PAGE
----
Friday, April 29, 2011

The Requisite Royal Wedding Post

First of all, I didn’t even know that the wedding was going to be last night. That is how much of a royal ignoramus I am. But there I was, up at 2:00 a.m. to hunt down a little snack. On a whim, I turned on the TV—something I rarely do on weekdays (I save the bad disaster movies for the weekends, when they always cheer me up). So I turned on BBC America, and damned if there weren’t a bunch of people wearing big hats and pastel clothes. And it was on every freakin’ channel. Well, I figured, I’m up and it’s on. I’m watching it.

So I sat there for the next hour and half. I got to see the Sultan of Brunei, along with his wife in her very colorful, very covering dress. 
I saw the king and queen of Norway. I saw Princess Grace’s daughter; I forget which one. Or maybe her granddaughter; somebody royal and Monacan. I saw Elton John and wondered what it would be like to have to sit next to him and sing a hymn.

And then, of course, came the main attraction—the British royals arriving in their shiny cars that looked like those cellophane boxes that corsages come in. There was Prince Charles and Camilla, and the Queen in butter-yellow, along with her husband, whose name I can never remember but whom I will always think of as James Cromwell. And then the young princes—William the Upright and Harry the Scruffy, looking as relaxed as if they’d just popped in to Westminster Abbey for a round of poker.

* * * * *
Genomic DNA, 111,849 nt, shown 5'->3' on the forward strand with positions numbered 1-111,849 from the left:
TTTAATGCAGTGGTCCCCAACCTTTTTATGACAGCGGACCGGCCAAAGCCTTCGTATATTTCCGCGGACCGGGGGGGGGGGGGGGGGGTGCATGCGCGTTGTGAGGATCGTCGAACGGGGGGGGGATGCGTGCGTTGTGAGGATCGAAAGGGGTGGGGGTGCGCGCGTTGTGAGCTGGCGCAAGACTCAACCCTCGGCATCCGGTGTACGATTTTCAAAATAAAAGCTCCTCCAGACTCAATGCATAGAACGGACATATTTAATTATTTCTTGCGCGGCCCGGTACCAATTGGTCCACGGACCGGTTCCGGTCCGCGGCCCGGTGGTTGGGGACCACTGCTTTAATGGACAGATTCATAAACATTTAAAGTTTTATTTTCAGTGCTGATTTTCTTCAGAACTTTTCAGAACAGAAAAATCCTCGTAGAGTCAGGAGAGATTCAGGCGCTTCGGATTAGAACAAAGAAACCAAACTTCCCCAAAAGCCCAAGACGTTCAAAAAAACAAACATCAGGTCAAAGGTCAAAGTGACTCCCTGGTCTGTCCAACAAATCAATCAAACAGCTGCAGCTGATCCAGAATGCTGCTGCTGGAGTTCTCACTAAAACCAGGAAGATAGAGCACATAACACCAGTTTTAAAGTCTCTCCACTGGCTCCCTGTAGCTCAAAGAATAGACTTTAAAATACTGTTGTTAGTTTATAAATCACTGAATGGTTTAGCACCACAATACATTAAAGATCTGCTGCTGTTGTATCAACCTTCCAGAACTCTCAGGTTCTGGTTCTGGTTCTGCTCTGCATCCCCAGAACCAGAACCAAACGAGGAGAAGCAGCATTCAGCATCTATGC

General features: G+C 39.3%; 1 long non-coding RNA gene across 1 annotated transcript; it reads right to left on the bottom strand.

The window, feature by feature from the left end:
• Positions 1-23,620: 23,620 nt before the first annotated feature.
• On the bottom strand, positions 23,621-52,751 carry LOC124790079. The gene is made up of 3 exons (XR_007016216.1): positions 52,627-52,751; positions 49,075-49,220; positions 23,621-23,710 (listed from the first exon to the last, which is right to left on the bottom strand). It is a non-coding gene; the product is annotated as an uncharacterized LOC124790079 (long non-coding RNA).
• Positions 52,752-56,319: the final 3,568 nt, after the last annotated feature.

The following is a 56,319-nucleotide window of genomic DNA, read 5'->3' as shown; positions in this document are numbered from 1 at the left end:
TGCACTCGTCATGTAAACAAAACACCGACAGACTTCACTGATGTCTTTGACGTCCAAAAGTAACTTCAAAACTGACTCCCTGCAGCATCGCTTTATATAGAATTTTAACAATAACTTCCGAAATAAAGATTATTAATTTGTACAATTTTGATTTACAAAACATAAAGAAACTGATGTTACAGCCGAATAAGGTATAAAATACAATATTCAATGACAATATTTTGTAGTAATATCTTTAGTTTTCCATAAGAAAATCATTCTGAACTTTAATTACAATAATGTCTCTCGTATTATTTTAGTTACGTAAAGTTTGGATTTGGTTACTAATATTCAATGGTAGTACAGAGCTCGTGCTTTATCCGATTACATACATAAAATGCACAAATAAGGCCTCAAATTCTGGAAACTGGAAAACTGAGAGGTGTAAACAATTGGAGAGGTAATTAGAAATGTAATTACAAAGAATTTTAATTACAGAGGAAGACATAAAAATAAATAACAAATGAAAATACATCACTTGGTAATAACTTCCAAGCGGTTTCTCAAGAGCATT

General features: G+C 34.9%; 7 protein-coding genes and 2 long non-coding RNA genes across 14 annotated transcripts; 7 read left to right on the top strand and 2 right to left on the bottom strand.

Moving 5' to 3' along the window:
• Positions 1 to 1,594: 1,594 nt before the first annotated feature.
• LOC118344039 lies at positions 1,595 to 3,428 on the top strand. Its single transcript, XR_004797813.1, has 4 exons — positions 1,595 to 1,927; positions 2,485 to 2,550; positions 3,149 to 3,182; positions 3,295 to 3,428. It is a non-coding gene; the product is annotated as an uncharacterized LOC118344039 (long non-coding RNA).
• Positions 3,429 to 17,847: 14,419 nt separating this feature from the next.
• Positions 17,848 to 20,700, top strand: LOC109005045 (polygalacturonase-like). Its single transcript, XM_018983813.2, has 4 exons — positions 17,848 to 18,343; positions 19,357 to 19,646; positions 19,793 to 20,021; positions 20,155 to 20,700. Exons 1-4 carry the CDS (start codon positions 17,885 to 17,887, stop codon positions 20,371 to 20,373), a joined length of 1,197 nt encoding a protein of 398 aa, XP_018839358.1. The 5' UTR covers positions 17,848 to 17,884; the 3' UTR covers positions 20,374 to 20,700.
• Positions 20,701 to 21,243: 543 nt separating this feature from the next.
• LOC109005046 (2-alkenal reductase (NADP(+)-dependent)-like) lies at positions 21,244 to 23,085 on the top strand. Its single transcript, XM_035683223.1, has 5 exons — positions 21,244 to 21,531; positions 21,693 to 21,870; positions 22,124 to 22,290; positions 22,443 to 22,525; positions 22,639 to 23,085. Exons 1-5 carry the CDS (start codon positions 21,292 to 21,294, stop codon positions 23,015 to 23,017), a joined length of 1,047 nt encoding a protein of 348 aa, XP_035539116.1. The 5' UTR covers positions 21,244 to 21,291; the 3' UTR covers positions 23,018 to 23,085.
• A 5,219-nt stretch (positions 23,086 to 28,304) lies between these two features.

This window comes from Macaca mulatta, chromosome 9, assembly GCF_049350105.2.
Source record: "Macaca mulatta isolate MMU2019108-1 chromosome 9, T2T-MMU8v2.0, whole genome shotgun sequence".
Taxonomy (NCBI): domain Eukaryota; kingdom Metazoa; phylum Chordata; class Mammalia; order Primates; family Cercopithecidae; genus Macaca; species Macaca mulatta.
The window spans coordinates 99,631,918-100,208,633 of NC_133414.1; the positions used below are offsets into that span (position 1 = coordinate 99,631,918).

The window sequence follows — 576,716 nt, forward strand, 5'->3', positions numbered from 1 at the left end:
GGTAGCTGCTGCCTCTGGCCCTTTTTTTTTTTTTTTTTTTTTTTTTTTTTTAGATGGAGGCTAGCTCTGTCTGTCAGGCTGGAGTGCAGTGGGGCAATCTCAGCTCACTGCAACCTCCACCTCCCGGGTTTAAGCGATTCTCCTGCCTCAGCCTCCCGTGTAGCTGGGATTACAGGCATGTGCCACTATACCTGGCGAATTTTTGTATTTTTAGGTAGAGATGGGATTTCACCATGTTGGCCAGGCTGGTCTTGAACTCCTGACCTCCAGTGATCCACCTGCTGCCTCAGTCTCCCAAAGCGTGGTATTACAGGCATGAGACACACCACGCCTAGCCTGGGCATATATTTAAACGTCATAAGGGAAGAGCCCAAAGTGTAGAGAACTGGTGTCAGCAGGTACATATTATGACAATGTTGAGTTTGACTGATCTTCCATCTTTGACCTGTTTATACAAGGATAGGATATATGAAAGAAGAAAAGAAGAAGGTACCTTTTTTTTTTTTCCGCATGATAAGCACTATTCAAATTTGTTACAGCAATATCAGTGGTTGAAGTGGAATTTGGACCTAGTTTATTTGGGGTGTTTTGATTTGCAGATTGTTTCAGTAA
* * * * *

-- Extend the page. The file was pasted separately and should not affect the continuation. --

And then Kate herself. The veil killed me—so sheer, so clingy, even sensuous, in a cold, windy, British way. I’ll skip the details; you’ve seen the photos—the dress was great, she looked beautiful. Her sister, however, got stuck with the worst job: She had to rearrange Kate’s six-foot train umpteen times (into the car, out of the car, onto the red carpet, around the weird little font in the portico of the cathedral). And on top of it, Sis had to do it all in a skin-tight mermaid dress; I could only imagine they hadn’t realized she’d have to climb stairs in that thing. And she had to ride herd on all the little royal kids. ("Pipe down, now. There's a small island nation in it for you.")

And after that, there was the walk down the aisle, a quick exchange of vows, and then a lot of sitting around. Hymns were sung, Bible verses were droned, and  it all started to feel like a Catholic funeral—it just went on and on. The cameras rarely left Kate and William, and maybe it’s just a function of my age, but I found myself counting up how long it had been since either of them had had a chance to pee. And the more I thought about it, the more obsessed I became. I mean, if I were Kate, I’d be worrying that I’d faint, that I’d stumble and rip the dress, that I’d puke, that I’d have to go to the bathroom in the worst possible way, at the worst possible moment. My hat's off to her—she didn't look like she was thinking any of that, but how could she not be? Clearly, she's a keeper.

Speaking of hats, there were a lot of them. They were even better than the Kentucky Derby ones, and probably a lot more expensive. I was a little concerned for the bower bird population of the world, though—either that, or some hat maker has gotten very good at faking springy, spoon-shaped feathers.

And the black horses! We didn’t get to see enough of them. So many beautiful black horses. I wouldn’t mind being a princess just for that.

No comments:

Post a Comment